Thursday, September 29, 2011

The contractor- friend or foe?

First off, this posting is not meant to offend contractors.  In my thirteen years as a designer I have met a number of contractors that I respect and who are genuinly trying to do their best.  This is my take on the relationship between designers and contractors on a jobsite.  

A designer's role within a project is to represent the client on the job site and to make sure that the project that is finished represents the project that was designed and approved up-front.  That means that we are hired to be the bad guy and to nitpick and to point out any variations from the design plan or slight inadequacies.  All of this is done in the hopes that the finished product will be taken to a higher aesthetic and quality level.  In my mind this relationship is MEANT to be tenuous at times with each party working toward their absolute best interests.  

So, is it really possible to find successful "teams" of contractors and designers?   Does this mean that a designer can't work repeatedly with the same company?  No, but in my opinion it does make it hard to find a company that you want to align with, because that means staking your professional reputation on the work of another organization.  If a designer does get into a "partnership" with another company the challenge would be to maintain objectivity.

This is why I choose foe.  Because looking from the eyes of a client- I want the creme de la creme and if you want to keep us happy then you need to bring your A game!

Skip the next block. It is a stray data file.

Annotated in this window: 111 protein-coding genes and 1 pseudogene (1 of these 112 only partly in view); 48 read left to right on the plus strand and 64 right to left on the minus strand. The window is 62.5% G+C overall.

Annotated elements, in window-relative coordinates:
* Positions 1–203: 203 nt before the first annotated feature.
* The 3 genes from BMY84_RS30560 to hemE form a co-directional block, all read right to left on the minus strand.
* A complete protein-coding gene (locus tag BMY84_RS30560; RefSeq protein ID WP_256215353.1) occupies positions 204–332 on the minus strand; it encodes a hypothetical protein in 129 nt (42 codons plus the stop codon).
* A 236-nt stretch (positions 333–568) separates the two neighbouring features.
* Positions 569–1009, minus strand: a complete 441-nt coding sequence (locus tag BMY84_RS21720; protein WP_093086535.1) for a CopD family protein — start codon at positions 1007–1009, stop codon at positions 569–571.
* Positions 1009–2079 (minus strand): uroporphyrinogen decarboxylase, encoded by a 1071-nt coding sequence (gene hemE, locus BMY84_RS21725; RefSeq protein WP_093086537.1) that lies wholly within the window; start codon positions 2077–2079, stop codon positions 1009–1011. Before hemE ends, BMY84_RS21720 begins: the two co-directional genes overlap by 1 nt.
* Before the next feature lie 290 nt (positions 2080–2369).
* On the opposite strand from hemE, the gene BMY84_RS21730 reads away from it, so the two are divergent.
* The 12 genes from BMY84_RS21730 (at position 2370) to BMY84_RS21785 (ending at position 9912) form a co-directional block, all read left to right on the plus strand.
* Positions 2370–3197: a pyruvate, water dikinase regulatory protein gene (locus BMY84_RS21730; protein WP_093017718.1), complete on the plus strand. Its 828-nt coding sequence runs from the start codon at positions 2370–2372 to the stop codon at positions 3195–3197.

Wednesday, September 21, 2011

This chair needs help STAT!

I am a recycler.  You name it, I recycle it.  Ink tanks, tech equipment, batteries, pots and pans, and all the typical items like paper and plastic.  So it is only natural that I want to try to reuse as much of my client's furniture as I can during a project.

One of the most forgiving items to repurpose is upholstery.  I frequently come into contact with patients that seem to be on their last leg.  With the help of my upholsterer and armed with a good design plan I have snatched these lucky pieces from the big garbage heap in the sky!

Sixties era swivel rocker.  Good size but the years have not been nice to it.  Notice the unattractive low kick pleat skirt and awkwardly shaped back cushion.

Let's admire the new floor to seat tailored kick pleat skirt.  A tight channel back replaces the loose back cushion.  The arm shape did not change but let's say this patient has made it through surgery with flying colors.

An early 80's gem.  The gathered ruching on the outside back is reminiscent of flash dance leggings.  The skirt is the same unattractive low kick pleat as in patient #1.  The client typically used arm caps so there was severe farmer's tan fading on the arms and the entire piece looked in need of a good bath.

Here is our patient freshly upholstered in a up-to-date print that channels the same color vibe as the original.  Notice the new skirt and the smooth, clean back.  This former flash dancer is updated and ready for a night on the town!

Thursday, September 15, 2011

Oh Missoni- you make me feel like a kid on Christmas morning!

Anyone who knows me well knows how much I dislike mornings.  So it takes a real event to make me bolt out of bed at 5:30am without an alarm.  That event Tuesday was the unveiling of the Missoni for Target collection!!!